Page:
Anger and anxiety are both reactions to threats, and in turn, signal our fight-or-flight response, Dr. Melanie Baldali, a registered psychologist and a board director at Anxiety Canada, tells Inverse. This also helps explain why anxiety can spiral into anger. When you’re on watch for threats, you can experience an increase in physiological arousal-tension. It can feel good to be angry — with someone who is not wearing a mask, with a flung pan. That feeling is also short-lived.

When anger comes out — While instinct might suggest that anger you feel because of something more tangible — a person who has wronged you; a setback at work — is different than the anger linked to something larger and seemingly more abstract — the Covid-19 pandemic; racists policies — both Kuppens and Giner-Sorolla say this is not the case. Both forms of anger stem from encountering obstacles to your goals and are often paired with a sense of unfairness or injustice.

“We get emotional about things that matter to us,” Kuppens bluntly puts it. “A concrete personal situation may matter to us, and the pandemic matters to us. I don’t think there is a difference.”

Anger can also morph into resentment, Giner-Sorolla explains. Research conducted by one of his Ph.D. students, Anki Wikman, has found that anger linked to injustice can create feelings of resentment if you realize that expressing anger isn’t going to be possible. No one is actually going to listen to you.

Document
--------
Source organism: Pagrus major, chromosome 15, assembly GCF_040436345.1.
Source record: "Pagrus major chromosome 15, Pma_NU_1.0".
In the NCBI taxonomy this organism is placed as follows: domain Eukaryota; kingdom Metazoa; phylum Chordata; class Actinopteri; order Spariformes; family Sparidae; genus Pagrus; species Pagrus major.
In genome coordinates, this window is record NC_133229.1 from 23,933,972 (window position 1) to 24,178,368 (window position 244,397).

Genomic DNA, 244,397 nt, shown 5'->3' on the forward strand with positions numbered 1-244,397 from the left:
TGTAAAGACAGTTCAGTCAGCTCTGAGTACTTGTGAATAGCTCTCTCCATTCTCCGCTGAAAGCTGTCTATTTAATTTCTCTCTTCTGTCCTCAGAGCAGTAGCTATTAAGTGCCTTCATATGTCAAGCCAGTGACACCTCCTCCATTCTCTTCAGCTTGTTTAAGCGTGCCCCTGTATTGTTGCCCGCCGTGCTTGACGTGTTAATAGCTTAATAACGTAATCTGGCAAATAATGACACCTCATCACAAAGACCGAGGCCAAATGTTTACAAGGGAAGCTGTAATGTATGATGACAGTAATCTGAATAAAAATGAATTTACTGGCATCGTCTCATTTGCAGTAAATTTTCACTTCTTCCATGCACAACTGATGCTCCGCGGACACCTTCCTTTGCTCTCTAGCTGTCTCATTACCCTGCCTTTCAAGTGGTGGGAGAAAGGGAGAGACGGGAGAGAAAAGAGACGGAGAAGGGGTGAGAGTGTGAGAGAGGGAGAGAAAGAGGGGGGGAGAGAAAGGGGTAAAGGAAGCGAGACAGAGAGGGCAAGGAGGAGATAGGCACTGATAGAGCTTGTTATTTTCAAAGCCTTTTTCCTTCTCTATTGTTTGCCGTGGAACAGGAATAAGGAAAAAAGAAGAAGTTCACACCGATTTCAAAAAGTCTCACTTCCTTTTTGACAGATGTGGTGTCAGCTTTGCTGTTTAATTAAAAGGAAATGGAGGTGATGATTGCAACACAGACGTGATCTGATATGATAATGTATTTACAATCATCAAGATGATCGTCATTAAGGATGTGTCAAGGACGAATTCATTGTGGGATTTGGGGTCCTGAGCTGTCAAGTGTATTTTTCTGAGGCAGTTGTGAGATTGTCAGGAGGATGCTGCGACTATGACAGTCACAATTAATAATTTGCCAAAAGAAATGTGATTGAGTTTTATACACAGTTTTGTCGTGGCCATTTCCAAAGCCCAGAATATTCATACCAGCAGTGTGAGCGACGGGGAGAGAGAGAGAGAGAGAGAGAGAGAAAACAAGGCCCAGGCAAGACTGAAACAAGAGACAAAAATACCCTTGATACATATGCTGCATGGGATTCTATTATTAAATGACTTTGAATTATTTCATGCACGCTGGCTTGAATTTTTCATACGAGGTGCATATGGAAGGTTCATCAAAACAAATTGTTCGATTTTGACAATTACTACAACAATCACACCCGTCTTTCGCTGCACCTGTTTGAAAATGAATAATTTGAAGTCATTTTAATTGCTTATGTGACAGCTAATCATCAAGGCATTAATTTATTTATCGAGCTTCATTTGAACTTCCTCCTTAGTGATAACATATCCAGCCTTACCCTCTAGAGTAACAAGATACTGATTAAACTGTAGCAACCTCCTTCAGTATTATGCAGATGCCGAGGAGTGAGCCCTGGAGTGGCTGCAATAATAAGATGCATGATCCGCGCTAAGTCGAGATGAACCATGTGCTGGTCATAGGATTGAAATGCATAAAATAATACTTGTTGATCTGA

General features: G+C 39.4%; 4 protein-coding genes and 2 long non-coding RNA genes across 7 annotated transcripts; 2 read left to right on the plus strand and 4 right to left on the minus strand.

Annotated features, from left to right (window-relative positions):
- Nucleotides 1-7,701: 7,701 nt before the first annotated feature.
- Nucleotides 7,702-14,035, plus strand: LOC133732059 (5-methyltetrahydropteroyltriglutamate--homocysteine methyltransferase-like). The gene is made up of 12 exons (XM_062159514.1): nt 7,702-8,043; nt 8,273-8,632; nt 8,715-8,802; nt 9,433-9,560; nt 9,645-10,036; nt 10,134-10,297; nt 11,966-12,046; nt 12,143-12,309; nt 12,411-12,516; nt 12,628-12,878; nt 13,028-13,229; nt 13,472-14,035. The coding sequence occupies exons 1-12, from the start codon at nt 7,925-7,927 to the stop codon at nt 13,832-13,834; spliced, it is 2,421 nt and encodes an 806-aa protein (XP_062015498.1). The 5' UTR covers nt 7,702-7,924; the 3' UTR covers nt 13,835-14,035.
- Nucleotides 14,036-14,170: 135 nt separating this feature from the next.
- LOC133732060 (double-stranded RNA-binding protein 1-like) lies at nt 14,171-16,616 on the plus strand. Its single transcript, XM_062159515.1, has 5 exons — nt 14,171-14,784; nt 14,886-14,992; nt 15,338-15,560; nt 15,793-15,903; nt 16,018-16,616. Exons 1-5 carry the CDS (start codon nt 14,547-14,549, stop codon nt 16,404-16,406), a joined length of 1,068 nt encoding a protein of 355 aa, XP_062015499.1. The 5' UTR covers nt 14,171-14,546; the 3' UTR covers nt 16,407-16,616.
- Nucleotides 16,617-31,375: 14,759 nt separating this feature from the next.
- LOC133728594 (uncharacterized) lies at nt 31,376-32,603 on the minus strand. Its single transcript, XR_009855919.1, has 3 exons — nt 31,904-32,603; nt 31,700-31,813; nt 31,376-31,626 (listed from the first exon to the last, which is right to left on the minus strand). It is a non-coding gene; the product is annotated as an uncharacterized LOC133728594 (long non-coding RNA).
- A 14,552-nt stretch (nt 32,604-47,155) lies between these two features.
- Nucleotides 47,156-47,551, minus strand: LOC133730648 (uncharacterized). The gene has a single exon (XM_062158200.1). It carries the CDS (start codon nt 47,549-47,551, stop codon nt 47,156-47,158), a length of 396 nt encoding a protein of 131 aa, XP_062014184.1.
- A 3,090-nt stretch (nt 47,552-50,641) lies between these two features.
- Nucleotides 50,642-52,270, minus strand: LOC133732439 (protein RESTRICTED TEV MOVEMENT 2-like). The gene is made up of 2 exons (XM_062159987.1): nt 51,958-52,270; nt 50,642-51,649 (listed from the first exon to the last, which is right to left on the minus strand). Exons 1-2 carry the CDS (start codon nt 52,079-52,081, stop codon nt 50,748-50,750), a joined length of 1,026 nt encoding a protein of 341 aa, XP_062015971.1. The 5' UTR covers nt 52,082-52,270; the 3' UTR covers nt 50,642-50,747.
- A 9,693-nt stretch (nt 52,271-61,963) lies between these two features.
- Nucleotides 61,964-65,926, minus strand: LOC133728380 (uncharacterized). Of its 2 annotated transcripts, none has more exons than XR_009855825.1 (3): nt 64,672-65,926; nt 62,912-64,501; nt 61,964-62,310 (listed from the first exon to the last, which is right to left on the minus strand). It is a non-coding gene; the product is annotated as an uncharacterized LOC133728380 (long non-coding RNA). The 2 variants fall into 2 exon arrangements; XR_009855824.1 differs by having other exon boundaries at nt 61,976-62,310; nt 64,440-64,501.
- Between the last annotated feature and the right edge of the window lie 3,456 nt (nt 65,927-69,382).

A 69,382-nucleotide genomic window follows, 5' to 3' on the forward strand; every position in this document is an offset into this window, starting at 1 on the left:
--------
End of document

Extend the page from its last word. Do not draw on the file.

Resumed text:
“If anger is towards something that by definition cannot be argued or reasoned with, like the virus, then unproductive resentment is naturally going to occur,” he says. “It’s a negative and upsetting feeling that keeps the anger alive, but it is not immediately productive.”

What to do with anger — What to do with your anger depends on where you are in your life and what is causing your anger. The best check-in to make sure your anger doesn’t spiral out of control, Giner-Sorolla says, is reality. Accept that it’s OK to feel angry and ask yourself realistically what expressing anger can achieve.

In some cases, it can achieve a lot: mending an issue with a friend, voting a politician out of office. It can open up necessary discussions and motivate you to find solutions.

Getting to that place is also not the easiest thing to do. Badali’s anger management strategies are informed by cognitive behavioral therapy (CBT) and dialectical behavior therapy. Both types of psychotherapy involve asking whether our angry emotions fit the facts of a situation, choosing helpful, effective actions, and “using emotional regulation and distress tolerance strategies when we must accept the situation and cannot change it,” Badali says.

“For both anxiety and anger management, I think it is helpful for people to identify what is in your control and what is not in your control right now,” Badali tells Inverse.

Meanwhile, Giner-Sorolla notes, research shows that the least healthy way to manage anger is to mull and stew over it.

Chris is actively working on managing his anger. He received guidance from a clinician at the Actor’s Fund and has tried CBT. He listens to metal music, does yoga, and reads — and reads.

“Those all help in trying to preempt anger,” Chris says. “Once it’s there, or coming up, it’s different. I know how to recognize when a project is going sideways, and it’s time to put down the tools and just try again later.”

*Name has been changed.